Tag Archives: PPC

UMAX tuning

Apple Performa and PowerMac models 5400/6400 used a mainboard code-named “Alchemy“. The same board, sometimes with some changes, was used in different Mac clones like the UMAX Apus 2000 & 3000 series (SuperMac C500 & C600 in the US) and PowerComputing PowerBase.

One fine day I got an UMAX Apus 2k, which uses a derivate of this board, re-cristened to “Typhoon” which you can see here in it’s full beauty:

  • Apple: PowerPC 603e
  • Power Computing: PowerPC 603e, 750
  • Umax: PowerPC 603e, 750
Only Power Computing and Umax can be upgraded
Systembus 40 MHz fixed
L2-Cache Slot for 256k or 512k L2-Cache
RAM 5V DIMM 168 Pin 60 ns (EDO)

  • Apple: 2 DIMM-Slots, 8MB on-board (136MB max.)
  • Power Computing: 3 DIMM-Slots (160MB max, Bank 1 only 32MB, Bank 2&3  64MB)
  • Umax: 2 DIMM-Slots, 16MB on-board (144MB max.)

To the limit!

So being the way I am… I had to optimize it. Jus can’t help it 😉
Here are the steps I’ve taken – in the order of making sense the most and being less difficult:


Simple rule: The more, the better.
This will get you the maximum performance – not in speed, but you can run memory-hungry applications without swapping (virtual memory) which is a major PITA and drags down everything.
That said, finding the correct RAM is also a pain because this board uses now very obsolete 5V buffered 168-pin DIMMs. 5 Volt is already hard to find – but the buffered version is even worse.
You can check that by looking at the coding keys (“groves”) at the DIMMs bottom:

The UMAX/SuperMac board can handle two 64MB DIMMs… if you can find & afford them.

L2 Cache

A “Level 2” cache is a must-have on all PPC machines. AFAIK UMAX/SuperMac did not sell their clones without one – Apple certainly did.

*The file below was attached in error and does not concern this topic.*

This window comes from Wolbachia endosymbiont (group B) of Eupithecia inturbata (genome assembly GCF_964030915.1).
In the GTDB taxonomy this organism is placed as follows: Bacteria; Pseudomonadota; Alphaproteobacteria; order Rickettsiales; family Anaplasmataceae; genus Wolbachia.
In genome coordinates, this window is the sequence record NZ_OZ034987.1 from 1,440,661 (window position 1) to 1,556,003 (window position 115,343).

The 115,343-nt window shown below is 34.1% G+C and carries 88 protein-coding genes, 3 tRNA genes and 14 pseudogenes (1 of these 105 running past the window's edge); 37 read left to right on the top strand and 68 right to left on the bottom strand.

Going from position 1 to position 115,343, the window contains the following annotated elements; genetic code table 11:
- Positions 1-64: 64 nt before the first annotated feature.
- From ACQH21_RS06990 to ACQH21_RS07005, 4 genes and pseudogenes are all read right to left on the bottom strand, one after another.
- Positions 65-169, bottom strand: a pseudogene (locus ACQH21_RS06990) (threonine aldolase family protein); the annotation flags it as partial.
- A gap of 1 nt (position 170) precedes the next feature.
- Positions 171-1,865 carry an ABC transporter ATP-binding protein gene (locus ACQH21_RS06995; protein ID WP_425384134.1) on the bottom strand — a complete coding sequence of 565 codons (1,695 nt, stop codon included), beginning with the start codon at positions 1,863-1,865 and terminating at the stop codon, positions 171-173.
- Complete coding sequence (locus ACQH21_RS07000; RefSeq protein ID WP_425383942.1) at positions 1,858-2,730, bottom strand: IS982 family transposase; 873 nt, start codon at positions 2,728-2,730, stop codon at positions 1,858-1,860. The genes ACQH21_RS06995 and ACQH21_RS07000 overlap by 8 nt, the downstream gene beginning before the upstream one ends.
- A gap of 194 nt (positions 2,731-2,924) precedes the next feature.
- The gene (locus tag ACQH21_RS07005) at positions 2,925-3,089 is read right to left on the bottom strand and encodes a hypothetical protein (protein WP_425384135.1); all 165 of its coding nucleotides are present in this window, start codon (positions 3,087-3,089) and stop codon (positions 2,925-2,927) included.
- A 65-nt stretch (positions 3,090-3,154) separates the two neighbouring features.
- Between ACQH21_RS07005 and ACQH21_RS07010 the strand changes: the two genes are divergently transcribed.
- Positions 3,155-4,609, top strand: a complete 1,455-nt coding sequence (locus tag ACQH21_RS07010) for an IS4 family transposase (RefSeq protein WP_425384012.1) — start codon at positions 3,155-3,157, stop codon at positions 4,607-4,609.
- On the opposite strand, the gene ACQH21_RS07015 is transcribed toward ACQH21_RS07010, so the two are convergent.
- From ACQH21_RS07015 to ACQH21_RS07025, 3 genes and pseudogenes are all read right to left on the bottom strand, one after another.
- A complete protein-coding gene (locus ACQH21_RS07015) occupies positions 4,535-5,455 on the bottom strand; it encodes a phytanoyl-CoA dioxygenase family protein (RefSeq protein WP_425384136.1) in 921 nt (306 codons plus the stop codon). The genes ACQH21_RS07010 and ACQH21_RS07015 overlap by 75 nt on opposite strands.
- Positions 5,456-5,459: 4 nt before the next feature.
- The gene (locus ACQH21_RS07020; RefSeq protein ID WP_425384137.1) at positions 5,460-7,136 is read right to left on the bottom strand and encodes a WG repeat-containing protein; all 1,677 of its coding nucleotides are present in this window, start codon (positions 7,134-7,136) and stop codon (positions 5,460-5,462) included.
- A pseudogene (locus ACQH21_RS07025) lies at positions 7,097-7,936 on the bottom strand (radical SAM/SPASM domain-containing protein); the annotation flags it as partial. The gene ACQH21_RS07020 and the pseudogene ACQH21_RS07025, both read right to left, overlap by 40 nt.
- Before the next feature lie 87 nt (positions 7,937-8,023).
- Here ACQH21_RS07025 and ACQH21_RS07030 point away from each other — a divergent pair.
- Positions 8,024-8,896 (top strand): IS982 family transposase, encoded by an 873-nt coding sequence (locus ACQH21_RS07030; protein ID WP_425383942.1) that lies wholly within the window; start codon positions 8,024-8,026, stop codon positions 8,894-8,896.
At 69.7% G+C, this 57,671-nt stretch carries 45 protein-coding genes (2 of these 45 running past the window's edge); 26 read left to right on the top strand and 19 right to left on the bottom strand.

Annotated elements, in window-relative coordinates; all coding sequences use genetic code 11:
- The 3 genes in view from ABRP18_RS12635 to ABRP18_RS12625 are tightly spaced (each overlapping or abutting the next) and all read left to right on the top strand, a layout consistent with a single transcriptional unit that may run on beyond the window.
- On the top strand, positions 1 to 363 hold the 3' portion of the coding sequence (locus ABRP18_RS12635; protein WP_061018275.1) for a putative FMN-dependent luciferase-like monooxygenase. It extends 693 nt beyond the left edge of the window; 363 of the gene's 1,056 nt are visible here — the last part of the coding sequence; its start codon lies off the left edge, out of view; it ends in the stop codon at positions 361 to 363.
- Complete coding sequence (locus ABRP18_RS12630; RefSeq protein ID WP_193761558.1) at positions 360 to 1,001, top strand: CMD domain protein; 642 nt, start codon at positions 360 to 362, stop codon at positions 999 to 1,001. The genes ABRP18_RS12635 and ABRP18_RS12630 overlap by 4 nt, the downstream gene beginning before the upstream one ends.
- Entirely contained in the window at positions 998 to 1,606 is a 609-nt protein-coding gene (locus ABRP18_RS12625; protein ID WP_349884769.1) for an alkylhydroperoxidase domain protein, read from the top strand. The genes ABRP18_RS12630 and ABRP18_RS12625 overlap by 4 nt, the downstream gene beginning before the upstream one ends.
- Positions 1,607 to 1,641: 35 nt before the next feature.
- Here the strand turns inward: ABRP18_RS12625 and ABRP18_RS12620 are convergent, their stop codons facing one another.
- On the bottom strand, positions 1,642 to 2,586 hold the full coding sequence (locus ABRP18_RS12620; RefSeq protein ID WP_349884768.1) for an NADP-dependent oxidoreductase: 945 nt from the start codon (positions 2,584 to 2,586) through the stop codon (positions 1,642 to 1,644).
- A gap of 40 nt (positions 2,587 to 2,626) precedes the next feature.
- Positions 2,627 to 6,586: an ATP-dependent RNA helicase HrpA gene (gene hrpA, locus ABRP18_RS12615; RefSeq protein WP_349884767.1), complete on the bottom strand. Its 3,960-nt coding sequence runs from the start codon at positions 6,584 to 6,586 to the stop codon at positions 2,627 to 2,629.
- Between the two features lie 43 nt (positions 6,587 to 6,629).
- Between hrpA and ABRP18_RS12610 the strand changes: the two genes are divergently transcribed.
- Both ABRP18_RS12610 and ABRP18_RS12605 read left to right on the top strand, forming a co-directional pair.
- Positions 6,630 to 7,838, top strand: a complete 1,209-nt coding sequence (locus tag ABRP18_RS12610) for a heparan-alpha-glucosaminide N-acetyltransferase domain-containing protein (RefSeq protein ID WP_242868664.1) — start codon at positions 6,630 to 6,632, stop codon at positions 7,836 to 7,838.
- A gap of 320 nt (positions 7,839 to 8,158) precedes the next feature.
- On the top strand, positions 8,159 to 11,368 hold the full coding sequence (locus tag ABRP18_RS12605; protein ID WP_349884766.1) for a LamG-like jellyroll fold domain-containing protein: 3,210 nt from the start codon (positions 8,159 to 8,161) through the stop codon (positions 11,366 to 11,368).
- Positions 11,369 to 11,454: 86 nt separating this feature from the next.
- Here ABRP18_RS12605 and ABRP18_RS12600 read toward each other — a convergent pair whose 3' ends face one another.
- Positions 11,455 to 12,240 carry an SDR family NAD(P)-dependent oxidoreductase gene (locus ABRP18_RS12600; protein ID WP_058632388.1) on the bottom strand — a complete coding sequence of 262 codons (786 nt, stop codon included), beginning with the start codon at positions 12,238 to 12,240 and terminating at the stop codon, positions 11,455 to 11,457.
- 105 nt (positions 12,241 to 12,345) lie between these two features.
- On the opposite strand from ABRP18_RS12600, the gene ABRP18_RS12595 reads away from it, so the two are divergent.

If your machine doesn’t have one, get one ASAP!
If you can get a bigger one than the one you have, do so!

  • None to 256K – increases CPU performance about 30 %
    The overall responsiveness is dramatically increased
  • 256K to 512K – adds about 20% performance.
  • 512K to 1MB – need this SIMM! Mail me 😉

Umax offered an optional CacheDoubler PCB plugging between the  socket and the CPU. It features an 1MB L2-Cache and upped the bus-clock to 80 MHz. AFAIK it came as standard in the UMAX C500x/C600x models.
Of course these are unicorns now and rare as chicken teeth.

NB: There are some caveats about the L2 cache discussed further down…

Faster CPU

Yes, this board has a ZIF socket like the Pentiums did back then. And as such, you might be able to find a faster one. But unlike the Intel CPUs, these come on a small board covered by a big, green heat-sink.
Underneath is the CPU (in BGA package) a bit of logic, caps, lots of resistors and an oscillator.

So even if you were unable to find a faster CPU you can still ‘motivate’ yours – read: Overclocking!

As usual with overclocking, every CPU has its limits. The experiences with the 603e(v) used by UMAX are:

  • 160Mhz to max. 225
  • 200Mhz to max. 240
  • 240Mhz to max. 270

How’s that done? Quite simple (if you’re ok with soldering 0603 SMD parts) by relocating some of 8 resistors which are on the top and bottom of the CPU card… marked red on the pictures below:

Use this table to change the CPU multiplier relative to the standard 40MHz bus-clock. There are also settings for 80-140MHz, but this is about overclocking so these make no sense whatsoever, right?

CPU Speed
Busclock x
40 x 4
40 x 4.5
40 x 5
40 x 5.5
40 x 6
R1 [1.0k]
R2 [1.0k]
R3 [1.0k]
R9 [1.0k]
R6 [1.0k]
R7 [1.0k]